While the story could be viewed as being about a woman with amnesia, it actually goes a lot deeper than that: it’s about love and war; shell shock and emotional damage; psychotherapy and the fragile relationships between doctors and patients; what it’s like to work on the battlefields helping people who perhaps cannot be helped; and the importance of identity to our lives.  And mid-way through it turns into a rather intriguing court case that turns Stella’s story into a fight for something more important than herself.

All in all, I found this book a real treat. Yes, it’s too reliant on coincidence; yes, it occasionally veers worryingly close to sentimentality; and yes, the present tense narrative can be a little wearing. But on the whole it’s a well crafted story about a plucky woman refusing to give up her search for meaning when the odds are so clearly stacked against her. It’s also a fascinating insight into the effects of shell shock on a non-combatant, a subject I’ve not come across in fiction before.

13 thoughts on “‘The Lives of Stella Bain’ by Anita Shreve”

  1. I’ve always found Anita Shreve reliable if you’re after a well put together entertaining and absorbing read, and enjoyed this one, too. Perhaps you know of her already, Kim, but Sue Miller fits a similar niche for me.


    1. Ah, yes, thanks for the reminder about Sue Miller. I read some of her work long before this blog so nothing is reviewed here. I need to see what she’s written in the past 10 years…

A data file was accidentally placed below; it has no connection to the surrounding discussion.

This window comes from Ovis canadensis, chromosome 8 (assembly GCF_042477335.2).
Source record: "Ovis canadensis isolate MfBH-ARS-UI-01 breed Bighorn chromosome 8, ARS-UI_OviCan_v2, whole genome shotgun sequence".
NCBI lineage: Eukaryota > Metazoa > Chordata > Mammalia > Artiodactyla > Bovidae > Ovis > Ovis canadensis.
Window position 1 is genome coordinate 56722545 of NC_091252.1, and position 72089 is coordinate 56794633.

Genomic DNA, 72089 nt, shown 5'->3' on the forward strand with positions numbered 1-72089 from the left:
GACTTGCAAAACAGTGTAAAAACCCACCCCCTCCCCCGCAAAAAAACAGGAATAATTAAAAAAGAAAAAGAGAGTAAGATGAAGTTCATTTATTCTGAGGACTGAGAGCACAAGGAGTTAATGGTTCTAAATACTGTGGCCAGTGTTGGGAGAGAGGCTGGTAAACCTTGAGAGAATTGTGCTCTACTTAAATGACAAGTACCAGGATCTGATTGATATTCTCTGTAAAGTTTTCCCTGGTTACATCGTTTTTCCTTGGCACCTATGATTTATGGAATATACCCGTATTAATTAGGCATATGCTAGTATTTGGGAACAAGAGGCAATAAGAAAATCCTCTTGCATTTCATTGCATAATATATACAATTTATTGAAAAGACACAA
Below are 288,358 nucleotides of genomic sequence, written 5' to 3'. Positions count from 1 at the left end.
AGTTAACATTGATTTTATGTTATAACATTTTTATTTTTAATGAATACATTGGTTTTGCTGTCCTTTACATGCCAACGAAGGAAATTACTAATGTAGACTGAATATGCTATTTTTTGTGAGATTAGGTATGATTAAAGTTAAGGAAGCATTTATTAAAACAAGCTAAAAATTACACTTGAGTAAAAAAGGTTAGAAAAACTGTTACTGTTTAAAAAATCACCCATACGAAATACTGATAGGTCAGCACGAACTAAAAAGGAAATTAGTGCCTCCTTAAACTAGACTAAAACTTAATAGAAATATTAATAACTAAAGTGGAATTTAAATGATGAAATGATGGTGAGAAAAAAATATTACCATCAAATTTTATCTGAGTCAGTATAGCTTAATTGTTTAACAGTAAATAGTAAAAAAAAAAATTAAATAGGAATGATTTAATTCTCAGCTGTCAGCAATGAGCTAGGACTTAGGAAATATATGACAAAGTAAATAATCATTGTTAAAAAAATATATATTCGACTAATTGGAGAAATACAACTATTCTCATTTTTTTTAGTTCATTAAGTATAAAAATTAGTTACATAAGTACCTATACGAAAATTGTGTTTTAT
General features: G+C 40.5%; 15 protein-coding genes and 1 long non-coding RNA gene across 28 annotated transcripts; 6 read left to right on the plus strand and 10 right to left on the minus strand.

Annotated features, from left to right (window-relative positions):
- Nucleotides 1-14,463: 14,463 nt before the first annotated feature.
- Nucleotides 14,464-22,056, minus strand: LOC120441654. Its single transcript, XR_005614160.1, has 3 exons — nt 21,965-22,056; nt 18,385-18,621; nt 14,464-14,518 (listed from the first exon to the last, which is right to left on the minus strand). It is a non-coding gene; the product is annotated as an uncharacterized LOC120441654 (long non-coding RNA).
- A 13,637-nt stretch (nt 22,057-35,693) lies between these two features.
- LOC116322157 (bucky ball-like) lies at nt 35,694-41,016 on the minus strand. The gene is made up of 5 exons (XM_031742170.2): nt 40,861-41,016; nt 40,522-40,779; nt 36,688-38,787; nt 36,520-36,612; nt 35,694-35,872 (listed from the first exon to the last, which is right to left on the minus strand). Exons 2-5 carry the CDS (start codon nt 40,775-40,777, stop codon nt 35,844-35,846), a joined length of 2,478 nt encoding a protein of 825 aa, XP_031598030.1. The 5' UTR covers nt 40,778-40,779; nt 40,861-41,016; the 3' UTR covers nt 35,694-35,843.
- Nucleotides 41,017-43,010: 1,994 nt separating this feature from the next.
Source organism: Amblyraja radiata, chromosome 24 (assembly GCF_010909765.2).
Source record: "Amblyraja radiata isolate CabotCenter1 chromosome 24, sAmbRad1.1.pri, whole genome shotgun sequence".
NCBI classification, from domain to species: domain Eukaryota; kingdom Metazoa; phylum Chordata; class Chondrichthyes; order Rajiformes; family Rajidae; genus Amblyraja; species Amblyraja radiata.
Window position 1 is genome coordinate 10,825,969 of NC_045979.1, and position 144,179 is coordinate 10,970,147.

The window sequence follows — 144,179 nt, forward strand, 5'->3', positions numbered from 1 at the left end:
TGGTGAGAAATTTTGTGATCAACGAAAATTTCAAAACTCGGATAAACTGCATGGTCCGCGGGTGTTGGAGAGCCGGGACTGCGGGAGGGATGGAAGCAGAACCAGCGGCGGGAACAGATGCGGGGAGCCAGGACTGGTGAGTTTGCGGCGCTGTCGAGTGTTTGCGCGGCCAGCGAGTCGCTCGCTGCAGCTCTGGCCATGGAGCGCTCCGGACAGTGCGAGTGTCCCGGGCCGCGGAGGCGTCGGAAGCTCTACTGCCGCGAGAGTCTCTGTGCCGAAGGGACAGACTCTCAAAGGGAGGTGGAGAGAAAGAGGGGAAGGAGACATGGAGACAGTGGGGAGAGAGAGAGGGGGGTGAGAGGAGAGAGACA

Liked by 1 person

  2. I have a bit of a love/hate relationship with Shreve. I thought Weight Of Water was stunning …but Pilots Wife underwhelming and Resistance was v weak I thought . This sounds like it might be a return to her form ….so I’m willing to give it a go !


  3. I read a lot of Shreve’s books a few years ago, but stopped when her more recent books just weren’t doing it for me anymore. But, my mom recommended this one to me when it first came out, and this is the first review I’ve read of it. Sounds like I should give her another go.
    I’m pretty sure I read All He Ever Wanted – I will have to go read your review to see if it sounds familiar.


    1. I think she’s a novelist you can’t really binge on: you need to read them every now and then, not all at once, which may partly explain why it’s been about 5 years or more since I’ve read a Shreve. And I also think you need to be in the right mood. They’re easy to read and don’t tax the brain matter too much. I found this one perfect fodder on a rainy weekend with nothing much else to do…

      Liked by 1 person

  4. I am wondering if anyone else is confused by the discrepancy between’Allhe ever wanted’ and ‘Stella Bain’? Etna dies abroad in the first, and comes home to reclaim her children in the 2nd. I enjoyed both books but wish the stories aligned.


    1. I agree, and I just finished All He Ever Wanted. Perhaps Shreve wanted an opportunity to rewrite Etna’s ending.